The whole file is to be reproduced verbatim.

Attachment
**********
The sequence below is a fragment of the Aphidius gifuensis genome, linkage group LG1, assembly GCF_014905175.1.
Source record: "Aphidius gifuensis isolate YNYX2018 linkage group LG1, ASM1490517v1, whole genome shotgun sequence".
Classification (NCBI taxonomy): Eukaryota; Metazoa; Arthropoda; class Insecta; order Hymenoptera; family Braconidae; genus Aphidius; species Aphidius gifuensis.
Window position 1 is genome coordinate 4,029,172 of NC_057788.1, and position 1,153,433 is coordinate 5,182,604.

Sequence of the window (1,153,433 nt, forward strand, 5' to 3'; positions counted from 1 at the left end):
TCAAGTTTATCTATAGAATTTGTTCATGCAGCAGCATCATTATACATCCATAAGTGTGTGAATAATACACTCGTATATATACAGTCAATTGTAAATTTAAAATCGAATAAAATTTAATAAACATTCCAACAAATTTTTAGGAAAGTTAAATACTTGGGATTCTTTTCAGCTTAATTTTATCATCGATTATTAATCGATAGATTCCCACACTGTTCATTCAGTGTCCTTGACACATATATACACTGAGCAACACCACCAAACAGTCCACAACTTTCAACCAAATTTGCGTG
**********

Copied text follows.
The sequence below is a fragment of the Aphidius gifuensis genome, linkage group LG1, assembly GCF_014905175.1.
Source record: "Aphidius gifuensis isolate YNYX2018 linkage group LG1, ASM1490517v1, whole genome shotgun sequence".
Classification (NCBI taxonomy): Eukaryota; Metazoa; Arthropoda; class Insecta; order Hymenoptera; family Braconidae; genus Aphidius; species Aphidius gifuensis.
Window position 1 is genome coordinate 4,029,172 of NC_057788.1, and position 1,153,433 is coordinate 5,182,604.

Sequence of the window (1,153,433 nt, forward strand, 5' to 3'; positions counted from 1 at the left end):
TCAAGTTTATCTATAGAATTTGTTCATGCAGCAGCATCATTATACATCCATAAGTGTGTGAATAATACACTCGTATATATACAGTCAATTGTAAATTTAAAATCGAATAAAATTTAATAAACATTCCAACAAATTTTTAGGAAAGTTAAATACTTGGGATTCTTTTCAGCTTAATTTTATCATCGATTATTAATCGATAGATTCCCACACTGTTCATTCAGTGTCCTTGACACATATATACACTGAGCAACACCACCAAACAGTCCACAACTTTCAACCAAATTTGCGTG